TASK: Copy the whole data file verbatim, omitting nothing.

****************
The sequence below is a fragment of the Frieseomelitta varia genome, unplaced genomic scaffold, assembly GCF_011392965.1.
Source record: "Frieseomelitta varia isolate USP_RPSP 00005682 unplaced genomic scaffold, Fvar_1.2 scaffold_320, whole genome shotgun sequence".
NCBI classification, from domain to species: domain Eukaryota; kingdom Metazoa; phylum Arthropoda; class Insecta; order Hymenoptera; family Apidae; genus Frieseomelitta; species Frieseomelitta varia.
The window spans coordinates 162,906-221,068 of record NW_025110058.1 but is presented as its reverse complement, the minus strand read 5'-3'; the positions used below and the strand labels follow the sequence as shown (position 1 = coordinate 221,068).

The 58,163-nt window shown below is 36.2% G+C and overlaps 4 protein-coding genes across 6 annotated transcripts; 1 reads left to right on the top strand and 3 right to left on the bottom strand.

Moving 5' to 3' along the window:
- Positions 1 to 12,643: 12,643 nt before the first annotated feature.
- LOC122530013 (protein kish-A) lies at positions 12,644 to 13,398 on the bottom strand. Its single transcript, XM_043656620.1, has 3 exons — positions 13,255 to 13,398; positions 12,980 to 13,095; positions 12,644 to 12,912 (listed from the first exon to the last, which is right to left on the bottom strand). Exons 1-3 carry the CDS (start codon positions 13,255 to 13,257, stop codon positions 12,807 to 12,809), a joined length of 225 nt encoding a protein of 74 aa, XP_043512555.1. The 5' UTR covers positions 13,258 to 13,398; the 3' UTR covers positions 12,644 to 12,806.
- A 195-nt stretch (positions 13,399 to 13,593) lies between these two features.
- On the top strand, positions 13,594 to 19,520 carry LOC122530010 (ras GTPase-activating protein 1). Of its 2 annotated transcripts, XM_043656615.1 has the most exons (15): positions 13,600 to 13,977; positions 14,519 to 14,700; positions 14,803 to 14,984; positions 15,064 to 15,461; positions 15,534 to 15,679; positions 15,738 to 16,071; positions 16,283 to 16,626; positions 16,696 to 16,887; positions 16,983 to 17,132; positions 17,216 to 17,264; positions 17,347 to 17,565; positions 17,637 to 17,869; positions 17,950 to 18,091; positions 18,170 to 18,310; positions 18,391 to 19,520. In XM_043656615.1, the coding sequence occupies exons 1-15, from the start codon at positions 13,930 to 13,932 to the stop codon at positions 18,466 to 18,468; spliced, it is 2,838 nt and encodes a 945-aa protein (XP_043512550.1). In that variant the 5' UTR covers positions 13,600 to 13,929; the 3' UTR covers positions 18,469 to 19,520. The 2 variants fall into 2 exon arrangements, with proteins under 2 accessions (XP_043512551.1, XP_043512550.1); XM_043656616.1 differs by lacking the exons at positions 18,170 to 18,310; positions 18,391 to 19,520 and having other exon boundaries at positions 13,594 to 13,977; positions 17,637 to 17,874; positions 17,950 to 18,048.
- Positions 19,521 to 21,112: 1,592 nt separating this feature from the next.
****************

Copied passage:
The sequence below is a fragment of the Frieseomelitta varia genome, unplaced genomic scaffold, assembly GCF_011392965.1.
Source record: "Frieseomelitta varia isolate USP_RPSP 00005682 unplaced genomic scaffold, Fvar_1.2 scaffold_320, whole genome shotgun sequence".
NCBI classification, from domain to species: domain Eukaryota; kingdom Metazoa; phylum Arthropoda; class Insecta; order Hymenoptera; family Apidae; genus Frieseomelitta; species Frieseomelitta varia.
The window spans coordinates 162,906-221,068 of record NW_025110058.1 but is presented as its reverse complement, the minus strand read 5'-3'; the positions used below and the strand labels follow the sequence as shown (position 1 = coordinate 221,068).

The 58,163-nt window shown below is 36.2% G+C and overlaps 4 protein-coding genes across 6 annotated transcripts; 1 reads left to right on the top strand and 3 right to left on the bottom strand.

Moving 5' to 3' along the window:
- Positions 1 to 12,643: 12,643 nt before the first annotated feature.
- LOC122530013 (protein kish-A) lies at positions 12,644 to 13,398 on the bottom strand. Its single transcript, XM_043656620.1, has 3 exons — positions 13,255 to 13,398; positions 12,980 to 13,095; positions 12,644 to 12,912 (listed from the first exon to the last, which is right to left on the bottom strand). Exons 1-3 carry the CDS (start codon positions 13,255 to 13,257, stop codon positions 12,807 to 12,809), a joined length of 225 nt encoding a protein of 74 aa, XP_043512555.1. The 5' UTR covers positions 13,258 to 13,398; the 3' UTR covers positions 12,644 to 12,806.
- A 195-nt stretch (positions 13,399 to 13,593) lies between these two features.
- On the top strand, positions 13,594 to 19,520 carry LOC122530010 (ras GTPase-activating protein 1). Of its 2 annotated transcripts, XM_043656615.1 has the most exons (15): positions 13,600 to 13,977; positions 14,519 to 14,700; positions 14,803 to 14,984; positions 15,064 to 15,461; positions 15,534 to 15,679; positions 15,738 to 16,071; positions 16,283 to 16,626; positions 16,696 to 16,887; positions 16,983 to 17,132; positions 17,216 to 17,264; positions 17,347 to 17,565; positions 17,637 to 17,869; positions 17,950 to 18,091; positions 18,170 to 18,310; positions 18,391 to 19,520. In XM_043656615.1, the coding sequence occupies exons 1-15, from the start codon at positions 13,930 to 13,932 to the stop codon at positions 18,466 to 18,468; spliced, it is 2,838 nt and encodes a 945-aa protein (XP_043512550.1). In that variant the 5' UTR covers positions 13,600 to 13,929; the 3' UTR covers positions 18,469 to 19,520. The 2 variants fall into 2 exon arrangements, with proteins under 2 accessions (XP_043512551.1, XP_043512550.1); XM_043656616.1 differs by lacking the exons at positions 18,170 to 18,310; positions 18,391 to 19,520 and having other exon boundaries at positions 13,594 to 13,977; positions 17,637 to 17,874; positions 17,950 to 18,048.
- Positions 19,521 to 21,112: 1,592 nt separating this feature from the next.